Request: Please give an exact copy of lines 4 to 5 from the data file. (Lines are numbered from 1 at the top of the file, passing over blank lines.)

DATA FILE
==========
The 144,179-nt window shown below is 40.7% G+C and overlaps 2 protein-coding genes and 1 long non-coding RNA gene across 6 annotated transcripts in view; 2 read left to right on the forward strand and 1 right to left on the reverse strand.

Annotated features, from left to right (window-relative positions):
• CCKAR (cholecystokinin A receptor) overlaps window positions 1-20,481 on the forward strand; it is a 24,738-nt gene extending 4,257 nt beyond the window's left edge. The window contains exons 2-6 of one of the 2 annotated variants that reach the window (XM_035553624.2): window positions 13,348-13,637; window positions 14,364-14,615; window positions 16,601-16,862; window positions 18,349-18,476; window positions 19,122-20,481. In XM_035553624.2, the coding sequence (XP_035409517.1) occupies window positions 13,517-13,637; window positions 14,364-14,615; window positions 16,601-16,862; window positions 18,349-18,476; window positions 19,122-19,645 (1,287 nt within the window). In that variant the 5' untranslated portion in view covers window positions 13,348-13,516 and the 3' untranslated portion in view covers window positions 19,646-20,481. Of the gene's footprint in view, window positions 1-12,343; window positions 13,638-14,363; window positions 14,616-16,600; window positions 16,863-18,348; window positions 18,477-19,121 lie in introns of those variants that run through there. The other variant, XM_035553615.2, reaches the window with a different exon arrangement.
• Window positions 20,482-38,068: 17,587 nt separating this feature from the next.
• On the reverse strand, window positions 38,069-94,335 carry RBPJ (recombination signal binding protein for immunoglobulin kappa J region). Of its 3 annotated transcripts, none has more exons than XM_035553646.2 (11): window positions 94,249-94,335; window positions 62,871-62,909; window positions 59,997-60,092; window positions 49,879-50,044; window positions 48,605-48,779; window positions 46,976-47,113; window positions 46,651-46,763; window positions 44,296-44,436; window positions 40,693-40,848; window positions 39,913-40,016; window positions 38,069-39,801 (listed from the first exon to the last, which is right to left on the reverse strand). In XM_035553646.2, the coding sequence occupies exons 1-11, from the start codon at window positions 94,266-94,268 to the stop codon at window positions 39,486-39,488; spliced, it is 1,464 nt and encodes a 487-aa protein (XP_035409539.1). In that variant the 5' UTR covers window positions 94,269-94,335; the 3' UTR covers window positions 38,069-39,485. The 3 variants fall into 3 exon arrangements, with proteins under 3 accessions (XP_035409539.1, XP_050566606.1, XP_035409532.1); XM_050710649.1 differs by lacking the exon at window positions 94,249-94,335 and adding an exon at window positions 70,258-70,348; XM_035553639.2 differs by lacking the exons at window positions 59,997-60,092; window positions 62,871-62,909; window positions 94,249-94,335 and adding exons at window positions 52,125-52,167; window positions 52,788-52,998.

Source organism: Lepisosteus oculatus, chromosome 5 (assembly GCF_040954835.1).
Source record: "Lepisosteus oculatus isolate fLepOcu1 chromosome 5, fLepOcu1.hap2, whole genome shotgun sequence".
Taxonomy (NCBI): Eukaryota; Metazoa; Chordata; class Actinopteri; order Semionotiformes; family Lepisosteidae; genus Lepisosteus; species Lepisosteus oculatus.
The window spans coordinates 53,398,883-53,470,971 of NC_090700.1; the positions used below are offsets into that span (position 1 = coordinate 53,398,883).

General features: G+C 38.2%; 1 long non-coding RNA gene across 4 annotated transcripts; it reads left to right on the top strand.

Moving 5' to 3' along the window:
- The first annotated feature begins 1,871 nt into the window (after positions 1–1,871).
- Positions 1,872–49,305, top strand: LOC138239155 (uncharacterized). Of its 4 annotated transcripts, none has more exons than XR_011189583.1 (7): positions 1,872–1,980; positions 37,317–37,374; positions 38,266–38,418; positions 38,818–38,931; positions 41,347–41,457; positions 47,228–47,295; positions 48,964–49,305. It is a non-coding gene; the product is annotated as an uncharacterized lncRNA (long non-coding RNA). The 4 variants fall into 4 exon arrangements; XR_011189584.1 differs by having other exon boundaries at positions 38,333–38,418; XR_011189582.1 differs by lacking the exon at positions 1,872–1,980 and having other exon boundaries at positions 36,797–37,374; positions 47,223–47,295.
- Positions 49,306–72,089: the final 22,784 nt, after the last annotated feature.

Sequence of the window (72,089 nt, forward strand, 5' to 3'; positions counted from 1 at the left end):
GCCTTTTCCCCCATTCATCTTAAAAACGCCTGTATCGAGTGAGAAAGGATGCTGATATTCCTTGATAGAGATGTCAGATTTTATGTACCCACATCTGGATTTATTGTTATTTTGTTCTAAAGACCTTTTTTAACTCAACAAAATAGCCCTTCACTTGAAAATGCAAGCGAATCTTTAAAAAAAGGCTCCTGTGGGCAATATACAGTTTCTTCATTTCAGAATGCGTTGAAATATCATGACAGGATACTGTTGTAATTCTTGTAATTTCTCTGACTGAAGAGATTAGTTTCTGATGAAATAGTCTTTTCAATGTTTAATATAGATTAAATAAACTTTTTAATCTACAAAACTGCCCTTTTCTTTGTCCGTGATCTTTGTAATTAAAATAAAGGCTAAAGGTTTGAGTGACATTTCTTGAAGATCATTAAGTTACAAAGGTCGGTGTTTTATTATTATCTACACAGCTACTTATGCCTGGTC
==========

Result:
• Window positions 20,482-38,068: 17,587 nt separating this feature from the next.
• On the reverse strand, window positions 38,069-94,335 carry RBPJ (recombination signal binding protein for immunoglobulin kappa J region). Of its 3 annotated transcripts, none has more exons than XM_035553646.2 (11): window positions 94,249-94,335; window positions 62,871-62,909; window positions 59,997-60,092; window positions 49,879-50,044; window positions 48,605-48,779; window positions 46,976-47,113; window positions 46,651-46,763; window positions 44,296-44,436; window positions 40,693-40,848; window positions 39,913-40,016; window positions 38,069-39,801 (listed from the first exon to the last, which is right to left on the reverse strand). In XM_035553646.2, the coding sequence occupies exons 1-11, from the start codon at window positions 94,266-94,268 to the stop codon at window positions 39,486-39,488; spliced, it is 1,464 nt and encodes a 487-aa protein (XP_035409539.1). In that variant the 5' UTR covers window positions 94,269-94,335; the 3' UTR covers window positions 38,069-39,485. The 3 variants fall into 3 exon arrangements, with proteins under 3 accessions (XP_035409539.1, XP_050566606.1, XP_035409532.1); XM_050710649.1 differs by lacking the exon at window positions 94,249-94,335 and adding an exon at window positions 70,258-70,348; XM_035553639.2 differs by lacking the exons at window positions 59,997-60,092; window positions 62,871-62,909; window positions 94,249-94,335 and adding exons at window positions 52,125-52,167; window positions 52,788-52,998.